Did you notice that the NetBeans translatedfiles community has released a partial localization of NetBeans 6.7 in 16 languages? The localization teams focused on the platform and the Java SE modules first and now proceed with translating the remaining modules. If you want to contribute, come and join our community today!
NetBeans Platform student Ingmar from Amsterdam recently told us, that because of the NetBeans Platform, he had more time to create a more ambitious graduation project. And guess what? One of the plugins that he used was written by another NetBeans Platform student, Piotr from Warsaw. It's a small world!
The NetBeans Platform is one of the best ways to get a solid RCP application up and running, and this hasn't gone unnoticed by a number of large, medium and small companies--Boeing is just one of them. Curious what approach a company like Boeing recommends? Then follow the link to the presentation "Creating Better Applications at Boeing with the NetBeans Platform Application Framework".
Community member Peter likes the decreased memory consumption and how he now can import plugins from a previous installation. He also appreciates that the project explorer can be set to automatically highlight the file currently being edited ("Synchronize Editor With Views"). What was your first impression of the new 6.7 release?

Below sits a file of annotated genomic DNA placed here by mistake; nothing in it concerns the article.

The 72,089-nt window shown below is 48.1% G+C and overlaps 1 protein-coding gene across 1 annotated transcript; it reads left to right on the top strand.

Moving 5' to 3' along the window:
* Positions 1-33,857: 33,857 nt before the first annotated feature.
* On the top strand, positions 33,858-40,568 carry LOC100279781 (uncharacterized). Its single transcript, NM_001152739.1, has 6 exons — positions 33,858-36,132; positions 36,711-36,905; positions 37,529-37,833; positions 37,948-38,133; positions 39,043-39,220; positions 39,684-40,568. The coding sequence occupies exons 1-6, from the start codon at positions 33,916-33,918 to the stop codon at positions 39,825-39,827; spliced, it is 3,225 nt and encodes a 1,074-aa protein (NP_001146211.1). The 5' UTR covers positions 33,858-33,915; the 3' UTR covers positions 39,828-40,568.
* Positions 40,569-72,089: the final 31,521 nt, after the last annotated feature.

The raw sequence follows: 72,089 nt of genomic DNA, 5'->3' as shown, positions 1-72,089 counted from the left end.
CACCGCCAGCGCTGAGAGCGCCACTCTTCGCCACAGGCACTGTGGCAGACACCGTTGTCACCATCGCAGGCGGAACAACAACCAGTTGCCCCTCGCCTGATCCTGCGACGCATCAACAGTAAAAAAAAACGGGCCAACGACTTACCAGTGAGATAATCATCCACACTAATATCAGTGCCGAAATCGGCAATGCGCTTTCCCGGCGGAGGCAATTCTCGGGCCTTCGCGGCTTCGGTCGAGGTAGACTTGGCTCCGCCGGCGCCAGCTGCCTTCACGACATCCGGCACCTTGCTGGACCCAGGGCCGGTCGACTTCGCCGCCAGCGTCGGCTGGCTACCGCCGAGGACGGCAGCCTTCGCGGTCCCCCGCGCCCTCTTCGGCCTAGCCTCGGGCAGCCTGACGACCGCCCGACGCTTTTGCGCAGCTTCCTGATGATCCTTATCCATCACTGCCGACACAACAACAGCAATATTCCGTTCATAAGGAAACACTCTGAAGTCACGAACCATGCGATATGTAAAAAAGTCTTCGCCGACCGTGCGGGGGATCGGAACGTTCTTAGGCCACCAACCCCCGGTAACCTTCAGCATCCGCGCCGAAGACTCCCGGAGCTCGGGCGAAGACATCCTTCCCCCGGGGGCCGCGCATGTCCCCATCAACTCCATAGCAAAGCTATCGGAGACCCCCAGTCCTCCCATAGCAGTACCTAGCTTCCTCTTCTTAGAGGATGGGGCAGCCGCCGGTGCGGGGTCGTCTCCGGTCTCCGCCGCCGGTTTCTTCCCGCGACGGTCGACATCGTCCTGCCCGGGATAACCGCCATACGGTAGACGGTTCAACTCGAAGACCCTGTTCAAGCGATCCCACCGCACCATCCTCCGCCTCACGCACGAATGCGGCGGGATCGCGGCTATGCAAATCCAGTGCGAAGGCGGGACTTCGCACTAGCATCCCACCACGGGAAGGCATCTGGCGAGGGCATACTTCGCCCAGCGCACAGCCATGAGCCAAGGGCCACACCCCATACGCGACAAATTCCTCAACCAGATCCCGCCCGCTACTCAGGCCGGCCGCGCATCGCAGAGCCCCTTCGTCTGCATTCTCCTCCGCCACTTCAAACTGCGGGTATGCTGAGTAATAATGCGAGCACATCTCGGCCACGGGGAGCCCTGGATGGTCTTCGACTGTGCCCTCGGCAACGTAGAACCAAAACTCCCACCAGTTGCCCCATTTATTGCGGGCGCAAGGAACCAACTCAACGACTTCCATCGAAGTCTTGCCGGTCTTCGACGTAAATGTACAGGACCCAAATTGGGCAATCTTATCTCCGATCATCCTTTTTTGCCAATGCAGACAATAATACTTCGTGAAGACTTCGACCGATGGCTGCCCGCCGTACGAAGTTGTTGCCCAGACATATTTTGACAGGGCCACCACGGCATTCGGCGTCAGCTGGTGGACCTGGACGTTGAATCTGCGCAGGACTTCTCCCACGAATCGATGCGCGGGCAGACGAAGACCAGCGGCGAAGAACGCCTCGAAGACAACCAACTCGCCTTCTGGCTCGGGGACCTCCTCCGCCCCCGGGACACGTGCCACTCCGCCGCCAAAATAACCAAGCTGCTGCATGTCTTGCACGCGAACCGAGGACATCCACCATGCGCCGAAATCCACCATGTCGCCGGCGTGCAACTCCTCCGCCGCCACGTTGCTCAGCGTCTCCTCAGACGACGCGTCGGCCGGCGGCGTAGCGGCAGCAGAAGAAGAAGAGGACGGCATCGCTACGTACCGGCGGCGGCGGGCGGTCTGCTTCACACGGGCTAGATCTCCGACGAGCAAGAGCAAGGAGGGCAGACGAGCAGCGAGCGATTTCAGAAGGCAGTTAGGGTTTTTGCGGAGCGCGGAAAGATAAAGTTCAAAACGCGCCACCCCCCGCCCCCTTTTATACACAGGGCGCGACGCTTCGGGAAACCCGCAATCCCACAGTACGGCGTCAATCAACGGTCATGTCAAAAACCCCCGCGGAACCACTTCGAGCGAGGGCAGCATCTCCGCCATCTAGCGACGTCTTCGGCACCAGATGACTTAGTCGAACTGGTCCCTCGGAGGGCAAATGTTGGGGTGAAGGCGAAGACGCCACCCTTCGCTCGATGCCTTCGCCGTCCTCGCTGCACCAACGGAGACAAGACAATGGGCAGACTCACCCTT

See how a fellow NetBeans user makes different tools (such as Maven) and Java frameworks (such as JAXB 2.0 and JAX-WS) work together, as he pulls out all the stops and uses Netbeans IDE 6.7.
In NetBeans 6.7, we can search for dependencies in Maven repositories, add an opened project, or use the dependency management features of Maven. Read more in Mr. Haki's blog about how to make the most of small but important new features that make it easier for us to add a new dependency to a Maven project.
The difficulty when fixing deadlocked threads is that the problematic situation can be hard to reproduce. In this short screencast, Roman Ondruska demonstrates how the NetBeans debugger helps you with detecting deadlocks.
A detailed guide to creating and deploying an Axis2 web service from a Java class in the NetBeans IDE. The tutorial also covers how to set up the bundled Tomcat and GlassFish servers and how to configure the NetBeans IDE to deploy Axis web services.
Validating addresses and phone numbers, calculating sales tax... Thanks to the web services integration in the NetBeans IDE's Services window, it's easy to use StrikeIron Web services in Java-based Web applications. This blog also shows how to add new StrikeIron Web services to the NetBeans IDE 6.x.
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